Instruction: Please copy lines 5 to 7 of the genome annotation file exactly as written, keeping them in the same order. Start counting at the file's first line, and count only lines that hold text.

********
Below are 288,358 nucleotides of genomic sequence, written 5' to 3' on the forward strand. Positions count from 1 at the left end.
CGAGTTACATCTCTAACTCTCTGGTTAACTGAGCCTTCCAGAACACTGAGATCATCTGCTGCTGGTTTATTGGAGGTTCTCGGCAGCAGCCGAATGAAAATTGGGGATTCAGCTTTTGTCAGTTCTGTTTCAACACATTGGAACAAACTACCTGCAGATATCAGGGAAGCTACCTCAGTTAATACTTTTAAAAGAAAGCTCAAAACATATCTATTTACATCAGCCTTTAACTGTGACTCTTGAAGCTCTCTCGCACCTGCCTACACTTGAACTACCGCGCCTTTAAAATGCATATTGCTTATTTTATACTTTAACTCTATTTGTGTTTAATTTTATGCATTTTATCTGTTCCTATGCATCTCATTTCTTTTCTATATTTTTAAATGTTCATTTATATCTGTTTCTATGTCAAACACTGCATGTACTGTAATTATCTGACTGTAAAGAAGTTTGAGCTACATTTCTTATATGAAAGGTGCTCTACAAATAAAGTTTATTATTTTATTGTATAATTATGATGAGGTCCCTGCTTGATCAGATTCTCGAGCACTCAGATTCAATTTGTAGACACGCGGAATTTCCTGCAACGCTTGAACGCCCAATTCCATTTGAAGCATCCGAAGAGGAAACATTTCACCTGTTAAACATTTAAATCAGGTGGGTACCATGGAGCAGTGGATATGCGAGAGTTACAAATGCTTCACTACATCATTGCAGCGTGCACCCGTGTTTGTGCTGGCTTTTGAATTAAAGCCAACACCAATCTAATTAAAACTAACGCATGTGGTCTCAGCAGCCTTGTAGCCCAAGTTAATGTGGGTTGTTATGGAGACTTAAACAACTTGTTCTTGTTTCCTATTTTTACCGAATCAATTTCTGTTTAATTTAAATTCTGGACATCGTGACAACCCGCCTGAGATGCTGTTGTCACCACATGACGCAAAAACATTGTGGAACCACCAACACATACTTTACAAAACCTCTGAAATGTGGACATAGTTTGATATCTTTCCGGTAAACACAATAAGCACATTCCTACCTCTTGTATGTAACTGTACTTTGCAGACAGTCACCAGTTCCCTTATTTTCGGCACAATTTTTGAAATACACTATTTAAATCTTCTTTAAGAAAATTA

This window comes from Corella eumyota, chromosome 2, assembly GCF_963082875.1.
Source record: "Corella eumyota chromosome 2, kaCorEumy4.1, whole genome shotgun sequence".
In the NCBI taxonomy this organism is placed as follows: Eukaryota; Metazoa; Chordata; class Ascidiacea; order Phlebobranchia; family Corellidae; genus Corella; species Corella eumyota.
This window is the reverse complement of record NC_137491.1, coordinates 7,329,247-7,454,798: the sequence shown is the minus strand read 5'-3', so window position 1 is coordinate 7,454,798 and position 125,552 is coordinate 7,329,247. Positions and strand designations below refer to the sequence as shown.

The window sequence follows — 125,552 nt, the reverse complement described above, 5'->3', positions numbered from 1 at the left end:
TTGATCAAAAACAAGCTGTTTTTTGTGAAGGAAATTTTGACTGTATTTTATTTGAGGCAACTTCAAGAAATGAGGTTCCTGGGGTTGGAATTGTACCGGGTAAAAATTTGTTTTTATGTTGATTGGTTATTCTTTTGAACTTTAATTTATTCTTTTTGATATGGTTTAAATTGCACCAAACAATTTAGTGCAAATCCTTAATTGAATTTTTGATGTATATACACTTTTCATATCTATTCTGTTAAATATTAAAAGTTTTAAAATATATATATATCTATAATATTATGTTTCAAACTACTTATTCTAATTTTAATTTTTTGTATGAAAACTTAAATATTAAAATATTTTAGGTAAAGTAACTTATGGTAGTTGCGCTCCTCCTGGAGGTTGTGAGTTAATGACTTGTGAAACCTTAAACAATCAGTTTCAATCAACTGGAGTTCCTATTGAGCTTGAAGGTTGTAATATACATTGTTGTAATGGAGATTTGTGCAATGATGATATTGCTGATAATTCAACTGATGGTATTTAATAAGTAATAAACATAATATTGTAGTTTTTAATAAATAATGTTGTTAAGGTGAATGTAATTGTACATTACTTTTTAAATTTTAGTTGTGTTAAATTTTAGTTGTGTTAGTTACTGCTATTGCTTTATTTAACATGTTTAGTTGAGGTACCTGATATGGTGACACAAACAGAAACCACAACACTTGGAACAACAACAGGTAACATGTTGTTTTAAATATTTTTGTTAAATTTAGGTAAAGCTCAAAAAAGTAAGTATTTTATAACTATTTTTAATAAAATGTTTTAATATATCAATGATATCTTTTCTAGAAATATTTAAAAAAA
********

In the NCBI taxonomy this organism is placed as follows: Eukaryota; Metazoa; Chordata; class Ascidiacea; order Phlebobranchia; family Corellidae; genus Corella; species Corella eumyota.
This window is the reverse complement of record NC_137491.1, coordinates 7,329,247-7,454,798: the sequence shown is the minus strand read 5'-3', so window position 1 is coordinate 7,454,798 and position 125,552 is coordinate 7,329,247. Positions and strand designations below refer to the sequence as shown.

The window sequence follows — 125,552 nt, the reverse complement described above, 5'->3', positions numbered from 1 at the left end: